A little easily seeming geometric question, that tickles me:

On Wiki https://en.wikipedia.org/wiki/Thin-film_interference the derivation for the Optical path difference ($\textrm{OPD}$) in a thin layers uses:

$\mathrm{OPD} = n_2 \cdot (\overline{\mathrm{AB}} + \overline{\mathrm{AC}}) - n_1 \cdot \overline{\mathrm{AD}}$

Resulting to the Formula:

$\mathrm{OPD} = 2\cdot\mathrm{d}\cdot n_2\cdot \cos(\theta_2)$

where $\mathrm{d}$ is the thickness of the layer and $\theta_2$ the angle of refraction.

To me this seems paradox: with larger incident angle $\theta_1$ the path $\overline{\mathrm{AB}} + \overline{\mathrm{AC}}$ should $\textbf{increase}$ and thus the OPD!

But the Formula states:

with larger incident angle $\theta_1$ (meaning larger refracting angle $\theta_2$) the OPD will $\textbf{decrease}$. Why is that?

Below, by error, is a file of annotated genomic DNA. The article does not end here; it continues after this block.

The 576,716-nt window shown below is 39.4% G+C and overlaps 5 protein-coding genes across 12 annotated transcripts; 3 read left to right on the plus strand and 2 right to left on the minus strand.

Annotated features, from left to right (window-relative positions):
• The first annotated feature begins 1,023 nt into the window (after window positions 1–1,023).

1 Answer 1


Take the simpler example of two point sources $S_1$ and $S_2$.

For evident geometrical reasons, the OPD is maximal and equal to $S_1S_2$ when you observe along the axis (ring-like configuration). Mathematically, this OPD can be written $S_1S_2cos(θ)$ and the angle $θ$ is zero.

When you move away from the axis $S_1S_2$, the path difference decreases and it is zero in the median plane (Young's holes configuration).

Hope it can help and sorry for my poor english.


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